I fully agree with all that Rebekah says. But economic instruments – taxes, financial incentives, carbon price floors, etc. – work inefficiently, or hardly at all, if those they apply to do not behave in the way that the hypothetical rational economic person is supposed to by economists. Businesses are sensitive to extra costs, because for them the bottom line is what it is all about. Most people I know who are above the poverty line earn (and spend) their money so they can enjoy their lives, and can ignore the bottom line as much as possible. People (not me) still buy gas-guzzlers, and some even flaunt the fact that they can afford them.

    If beer duty were to double, I would change to cider, because to switch is easy and no hassle – i.e. there is a high elasticity of demand. But if heating my house costs more, I’m much more likely to grumble and make my old banger last a year or two longer, than to go through the disruption and potential loss of attic space, from installing insulation that may not make a very dramatic difference to my energy costs anyway. Especially if I am likely to move house in a few years, as most people are. Leaving the problem to the next person is far easier. So the elasticity of demand is much lower. That could be overcome by raising the energy costs for domestic housing hugely with a swinging carbon tax, and applying the proceeds to subsidising those who could not afford to heat their homes at all. But it would be a very brave politician who tried that. Which indicates that other forms of persuasion are needed.

    Tradable personal carbon allowances for domestic energy and transport that give the same annual ration, reducing slightly each year, to everyone, would be fair and effective, as the marginal costs of buying extra allowances could be made to be significant by fixing the ration at the right level. There would inevitably be administration costs, and these might prove to be disproportionate, though I personally doubt that.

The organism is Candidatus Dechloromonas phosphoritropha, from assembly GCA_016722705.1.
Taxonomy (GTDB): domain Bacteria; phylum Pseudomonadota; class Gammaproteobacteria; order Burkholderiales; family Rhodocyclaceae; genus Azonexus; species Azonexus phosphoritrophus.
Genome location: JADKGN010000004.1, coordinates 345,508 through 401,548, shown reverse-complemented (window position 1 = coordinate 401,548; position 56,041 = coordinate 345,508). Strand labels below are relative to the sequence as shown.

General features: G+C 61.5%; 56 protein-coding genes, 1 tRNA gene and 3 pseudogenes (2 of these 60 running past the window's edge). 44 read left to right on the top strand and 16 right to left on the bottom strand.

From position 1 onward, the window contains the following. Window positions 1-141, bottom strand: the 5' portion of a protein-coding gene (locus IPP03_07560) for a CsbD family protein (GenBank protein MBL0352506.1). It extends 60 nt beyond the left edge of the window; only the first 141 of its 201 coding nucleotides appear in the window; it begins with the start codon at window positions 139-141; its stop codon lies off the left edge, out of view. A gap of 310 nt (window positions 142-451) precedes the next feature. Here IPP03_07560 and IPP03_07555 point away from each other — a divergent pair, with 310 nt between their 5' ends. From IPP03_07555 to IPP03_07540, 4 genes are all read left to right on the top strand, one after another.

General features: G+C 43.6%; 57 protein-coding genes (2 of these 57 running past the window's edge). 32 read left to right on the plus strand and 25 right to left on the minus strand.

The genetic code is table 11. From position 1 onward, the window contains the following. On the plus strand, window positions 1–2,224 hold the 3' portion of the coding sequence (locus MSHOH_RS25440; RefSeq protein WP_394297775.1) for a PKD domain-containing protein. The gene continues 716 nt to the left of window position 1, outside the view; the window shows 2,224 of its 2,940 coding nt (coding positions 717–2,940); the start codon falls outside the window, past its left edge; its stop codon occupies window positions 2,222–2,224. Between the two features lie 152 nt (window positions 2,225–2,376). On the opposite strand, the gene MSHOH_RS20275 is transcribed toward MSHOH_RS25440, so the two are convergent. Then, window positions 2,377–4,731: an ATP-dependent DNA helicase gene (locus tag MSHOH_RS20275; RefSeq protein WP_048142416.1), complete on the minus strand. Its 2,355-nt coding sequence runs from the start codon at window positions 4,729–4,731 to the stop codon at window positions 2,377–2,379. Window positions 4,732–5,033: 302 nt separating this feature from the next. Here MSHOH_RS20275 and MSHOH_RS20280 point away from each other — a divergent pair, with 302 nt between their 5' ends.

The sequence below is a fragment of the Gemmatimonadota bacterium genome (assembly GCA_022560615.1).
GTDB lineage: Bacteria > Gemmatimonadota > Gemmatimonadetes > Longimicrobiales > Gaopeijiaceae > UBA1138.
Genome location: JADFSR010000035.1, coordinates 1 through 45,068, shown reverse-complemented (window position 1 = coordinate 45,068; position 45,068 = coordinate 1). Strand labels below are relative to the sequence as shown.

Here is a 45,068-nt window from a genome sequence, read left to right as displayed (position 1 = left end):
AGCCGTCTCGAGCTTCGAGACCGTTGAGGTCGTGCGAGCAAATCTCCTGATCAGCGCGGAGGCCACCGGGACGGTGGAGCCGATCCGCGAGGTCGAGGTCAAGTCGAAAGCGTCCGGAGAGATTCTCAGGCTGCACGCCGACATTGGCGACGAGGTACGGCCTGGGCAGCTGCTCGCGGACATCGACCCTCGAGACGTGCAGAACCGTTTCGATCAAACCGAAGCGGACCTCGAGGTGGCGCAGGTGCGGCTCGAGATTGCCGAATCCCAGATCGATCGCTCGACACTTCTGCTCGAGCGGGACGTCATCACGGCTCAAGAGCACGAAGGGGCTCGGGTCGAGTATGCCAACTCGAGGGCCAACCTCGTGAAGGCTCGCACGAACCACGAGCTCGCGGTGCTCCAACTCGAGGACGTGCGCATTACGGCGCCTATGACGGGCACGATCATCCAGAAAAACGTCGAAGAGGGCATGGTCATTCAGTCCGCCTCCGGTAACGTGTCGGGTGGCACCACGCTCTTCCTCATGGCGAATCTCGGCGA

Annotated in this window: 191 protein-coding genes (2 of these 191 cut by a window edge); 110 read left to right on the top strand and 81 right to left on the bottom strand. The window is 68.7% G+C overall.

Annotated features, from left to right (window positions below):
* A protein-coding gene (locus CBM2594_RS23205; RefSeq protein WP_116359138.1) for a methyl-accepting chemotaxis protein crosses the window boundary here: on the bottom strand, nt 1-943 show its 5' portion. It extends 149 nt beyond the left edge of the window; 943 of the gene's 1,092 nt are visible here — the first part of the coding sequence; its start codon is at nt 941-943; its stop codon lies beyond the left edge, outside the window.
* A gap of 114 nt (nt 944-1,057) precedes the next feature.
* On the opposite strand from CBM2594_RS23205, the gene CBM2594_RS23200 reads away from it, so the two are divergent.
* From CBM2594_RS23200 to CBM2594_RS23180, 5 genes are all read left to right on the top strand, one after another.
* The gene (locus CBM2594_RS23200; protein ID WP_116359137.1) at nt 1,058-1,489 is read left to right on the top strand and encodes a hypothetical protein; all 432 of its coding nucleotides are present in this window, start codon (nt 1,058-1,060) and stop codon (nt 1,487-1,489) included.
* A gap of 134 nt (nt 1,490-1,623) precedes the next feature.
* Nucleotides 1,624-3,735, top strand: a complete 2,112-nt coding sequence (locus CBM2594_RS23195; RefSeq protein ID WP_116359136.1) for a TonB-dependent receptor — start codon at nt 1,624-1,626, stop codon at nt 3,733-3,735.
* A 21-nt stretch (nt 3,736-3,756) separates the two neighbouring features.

In the longer run, a large and increasing proportion of the housing stock must be modern buildings with the highest possible insulation standards, demonstrating the major savings that are possible. That should eventually make most older housing simply uncompetitive, no longer viable, and fit only for demolition or major reconstruction. It would require Government to require all new housing to be built to zero carbon standards, and to ignore the remonstrations of developers, despite the higher upfront costs entailed. Ex hypothesi the extra investment would be well worth it over the lives of the houses, and must be finance-able.

    Ultimately, therefore, the solution is intelligent regulation, and not nudges.

  • The link to the American study of energy efficiency loan schemes is broken. Any chance you could put the right one up?

    I agree with Mark’s comment, that some sort of push is needed, and the time of sale or rental of a property seems ideal. Also, it would be good if estate agents made more of the benefits demonstrated by EPCs, such as highlighting how properties with A or B ratings are likely to be more comfortable in winter, and much cheaper to run.

  • Pingback: Why energy certificates for non-domestic buildings are a no-brainer | the green living blog

  • Hi Cathy,

    Sorry about that – the link works now. It’s a report by the Energy & Resources Group at UC Berkeley from 2009, and its recommendations are definitely worth a look.